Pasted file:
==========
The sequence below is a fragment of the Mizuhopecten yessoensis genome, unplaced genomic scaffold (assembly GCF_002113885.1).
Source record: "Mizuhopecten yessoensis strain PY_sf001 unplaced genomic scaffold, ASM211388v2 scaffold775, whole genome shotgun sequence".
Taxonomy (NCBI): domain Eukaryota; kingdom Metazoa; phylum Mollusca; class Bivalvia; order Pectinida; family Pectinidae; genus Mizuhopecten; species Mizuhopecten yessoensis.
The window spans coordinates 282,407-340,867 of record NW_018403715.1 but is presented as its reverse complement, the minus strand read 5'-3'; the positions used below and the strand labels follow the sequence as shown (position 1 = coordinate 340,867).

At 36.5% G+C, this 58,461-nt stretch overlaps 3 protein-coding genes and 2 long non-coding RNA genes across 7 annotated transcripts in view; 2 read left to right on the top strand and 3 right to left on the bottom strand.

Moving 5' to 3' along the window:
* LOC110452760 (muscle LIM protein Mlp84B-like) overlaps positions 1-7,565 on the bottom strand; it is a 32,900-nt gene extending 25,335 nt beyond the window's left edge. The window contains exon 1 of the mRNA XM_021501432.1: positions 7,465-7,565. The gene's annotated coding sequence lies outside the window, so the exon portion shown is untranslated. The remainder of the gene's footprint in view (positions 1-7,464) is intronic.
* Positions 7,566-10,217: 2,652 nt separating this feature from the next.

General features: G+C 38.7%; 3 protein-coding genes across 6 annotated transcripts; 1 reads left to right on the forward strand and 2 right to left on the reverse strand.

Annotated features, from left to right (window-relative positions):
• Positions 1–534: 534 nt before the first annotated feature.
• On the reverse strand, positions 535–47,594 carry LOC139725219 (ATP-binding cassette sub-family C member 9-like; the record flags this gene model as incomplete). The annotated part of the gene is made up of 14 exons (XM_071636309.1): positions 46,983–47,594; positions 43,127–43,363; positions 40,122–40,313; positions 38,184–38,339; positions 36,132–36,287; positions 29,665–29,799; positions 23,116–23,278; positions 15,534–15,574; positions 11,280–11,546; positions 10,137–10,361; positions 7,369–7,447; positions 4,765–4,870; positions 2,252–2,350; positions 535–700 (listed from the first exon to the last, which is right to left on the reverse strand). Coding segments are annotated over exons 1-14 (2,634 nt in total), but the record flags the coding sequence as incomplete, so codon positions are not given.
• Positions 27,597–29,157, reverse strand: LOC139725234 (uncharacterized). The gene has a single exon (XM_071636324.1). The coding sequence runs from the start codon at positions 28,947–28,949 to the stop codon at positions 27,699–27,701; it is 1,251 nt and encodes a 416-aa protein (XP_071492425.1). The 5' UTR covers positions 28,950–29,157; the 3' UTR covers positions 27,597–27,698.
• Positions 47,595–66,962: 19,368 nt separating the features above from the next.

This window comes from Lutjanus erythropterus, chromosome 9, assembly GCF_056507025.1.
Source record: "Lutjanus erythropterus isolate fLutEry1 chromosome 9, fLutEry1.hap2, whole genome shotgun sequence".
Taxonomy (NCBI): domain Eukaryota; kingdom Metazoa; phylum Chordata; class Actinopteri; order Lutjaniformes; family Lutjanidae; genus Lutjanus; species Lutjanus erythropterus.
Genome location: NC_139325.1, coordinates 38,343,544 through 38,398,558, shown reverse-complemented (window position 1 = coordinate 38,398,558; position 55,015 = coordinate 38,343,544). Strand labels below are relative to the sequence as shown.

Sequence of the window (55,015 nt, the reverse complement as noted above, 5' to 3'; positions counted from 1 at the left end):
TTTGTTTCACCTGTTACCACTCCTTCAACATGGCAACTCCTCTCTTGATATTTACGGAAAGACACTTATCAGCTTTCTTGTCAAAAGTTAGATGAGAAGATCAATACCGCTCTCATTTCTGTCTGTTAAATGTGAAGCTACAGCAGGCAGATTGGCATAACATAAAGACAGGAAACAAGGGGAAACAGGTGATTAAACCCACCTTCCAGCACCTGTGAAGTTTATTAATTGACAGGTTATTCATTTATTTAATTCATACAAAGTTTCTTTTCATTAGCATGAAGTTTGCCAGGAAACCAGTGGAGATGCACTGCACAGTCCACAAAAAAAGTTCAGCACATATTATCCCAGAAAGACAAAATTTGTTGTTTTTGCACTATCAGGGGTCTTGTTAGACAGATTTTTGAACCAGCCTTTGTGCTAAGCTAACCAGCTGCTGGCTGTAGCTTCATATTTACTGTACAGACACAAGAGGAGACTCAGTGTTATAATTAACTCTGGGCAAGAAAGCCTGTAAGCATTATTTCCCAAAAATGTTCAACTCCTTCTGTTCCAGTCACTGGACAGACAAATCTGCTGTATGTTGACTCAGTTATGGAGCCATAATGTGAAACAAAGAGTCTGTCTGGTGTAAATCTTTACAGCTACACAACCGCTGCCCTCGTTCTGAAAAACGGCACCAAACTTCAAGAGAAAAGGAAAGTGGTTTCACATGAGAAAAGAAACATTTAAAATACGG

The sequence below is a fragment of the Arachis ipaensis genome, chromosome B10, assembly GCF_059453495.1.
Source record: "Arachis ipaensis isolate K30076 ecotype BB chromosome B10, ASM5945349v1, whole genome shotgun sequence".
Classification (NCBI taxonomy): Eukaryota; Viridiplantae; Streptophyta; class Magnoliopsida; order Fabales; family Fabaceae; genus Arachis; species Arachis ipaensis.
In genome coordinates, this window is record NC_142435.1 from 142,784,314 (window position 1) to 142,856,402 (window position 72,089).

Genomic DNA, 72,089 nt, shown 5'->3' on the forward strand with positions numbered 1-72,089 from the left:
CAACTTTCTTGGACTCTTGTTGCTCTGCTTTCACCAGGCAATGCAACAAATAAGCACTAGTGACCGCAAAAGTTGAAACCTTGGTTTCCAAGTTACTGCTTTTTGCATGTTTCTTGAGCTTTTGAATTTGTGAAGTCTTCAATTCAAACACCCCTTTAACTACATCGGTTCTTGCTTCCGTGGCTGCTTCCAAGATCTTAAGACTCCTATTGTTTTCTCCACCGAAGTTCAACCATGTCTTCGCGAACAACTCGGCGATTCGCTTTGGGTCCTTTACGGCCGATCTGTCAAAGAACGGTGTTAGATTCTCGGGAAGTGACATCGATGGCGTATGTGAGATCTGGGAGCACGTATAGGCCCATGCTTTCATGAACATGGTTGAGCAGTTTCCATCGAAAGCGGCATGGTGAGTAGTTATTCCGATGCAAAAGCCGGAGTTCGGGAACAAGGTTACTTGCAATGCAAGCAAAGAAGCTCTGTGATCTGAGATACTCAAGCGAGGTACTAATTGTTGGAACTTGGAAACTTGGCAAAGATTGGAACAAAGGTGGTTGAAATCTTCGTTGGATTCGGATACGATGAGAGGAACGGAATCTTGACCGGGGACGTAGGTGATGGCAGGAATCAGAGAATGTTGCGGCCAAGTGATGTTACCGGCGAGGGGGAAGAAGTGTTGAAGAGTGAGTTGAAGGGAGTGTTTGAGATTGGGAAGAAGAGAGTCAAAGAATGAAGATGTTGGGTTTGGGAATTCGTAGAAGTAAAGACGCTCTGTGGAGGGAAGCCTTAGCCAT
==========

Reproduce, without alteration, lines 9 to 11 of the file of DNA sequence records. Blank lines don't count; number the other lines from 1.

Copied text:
General features: G+C 38.7%; 3 protein-coding genes across 6 annotated transcripts; 1 reads left to right on the forward strand and 2 right to left on the reverse strand.

Annotated features, from left to right (window-relative positions):
• Positions 1–534: 534 nt before the first annotated feature.